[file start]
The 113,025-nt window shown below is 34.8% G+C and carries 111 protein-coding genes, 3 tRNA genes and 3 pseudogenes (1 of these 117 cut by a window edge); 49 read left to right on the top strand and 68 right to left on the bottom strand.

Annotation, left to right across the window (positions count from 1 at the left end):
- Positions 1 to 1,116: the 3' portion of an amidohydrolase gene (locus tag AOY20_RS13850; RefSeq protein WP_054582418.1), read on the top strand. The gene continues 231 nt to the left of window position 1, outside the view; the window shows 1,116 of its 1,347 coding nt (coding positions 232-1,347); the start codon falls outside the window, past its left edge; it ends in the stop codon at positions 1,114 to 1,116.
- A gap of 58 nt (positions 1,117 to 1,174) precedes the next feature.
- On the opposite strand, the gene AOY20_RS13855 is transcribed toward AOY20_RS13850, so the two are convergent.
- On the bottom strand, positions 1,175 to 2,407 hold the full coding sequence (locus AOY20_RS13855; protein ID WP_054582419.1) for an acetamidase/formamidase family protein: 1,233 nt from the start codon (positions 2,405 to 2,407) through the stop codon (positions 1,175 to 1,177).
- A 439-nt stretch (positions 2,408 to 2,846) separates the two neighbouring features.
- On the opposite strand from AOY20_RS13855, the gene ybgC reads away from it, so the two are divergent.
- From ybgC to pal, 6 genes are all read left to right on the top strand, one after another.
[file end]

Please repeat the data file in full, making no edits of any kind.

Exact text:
The 113,025-nt window shown below is 34.8% G+C and carries 111 protein-coding genes, 3 tRNA genes and 3 pseudogenes (1 of these 117 cut by a window edge); 49 read left to right on the top strand and 68 right to left on the bottom strand.

Annotation, left to right across the window (positions count from 1 at the left end):
- Positions 1 to 1,116: the 3' portion of an amidohydrolase gene (locus tag AOY20_RS13850; RefSeq protein WP_054582418.1), read on the top strand. The gene continues 231 nt to the left of window position 1, outside the view; the window shows 1,116 of its 1,347 coding nt (coding positions 232-1,347); the start codon falls outside the window, past its left edge; it ends in the stop codon at positions 1,114 to 1,116.
- A gap of 58 nt (positions 1,117 to 1,174) precedes the next feature.
- On the opposite strand, the gene AOY20_RS13855 is transcribed toward AOY20_RS13850, so the two are convergent.
- On the bottom strand, positions 1,175 to 2,407 hold the full coding sequence (locus AOY20_RS13855; protein ID WP_054582419.1) for an acetamidase/formamidase family protein: 1,233 nt from the start codon (positions 2,405 to 2,407) through the stop codon (positions 1,175 to 1,177).
- A 439-nt stretch (positions 2,408 to 2,846) separates the two neighbouring features.
- On the opposite strand from AOY20_RS13855, the gene ybgC reads away from it, so the two are divergent.
- From ybgC to pal, 6 genes are all read left to right on the top strand, one after another.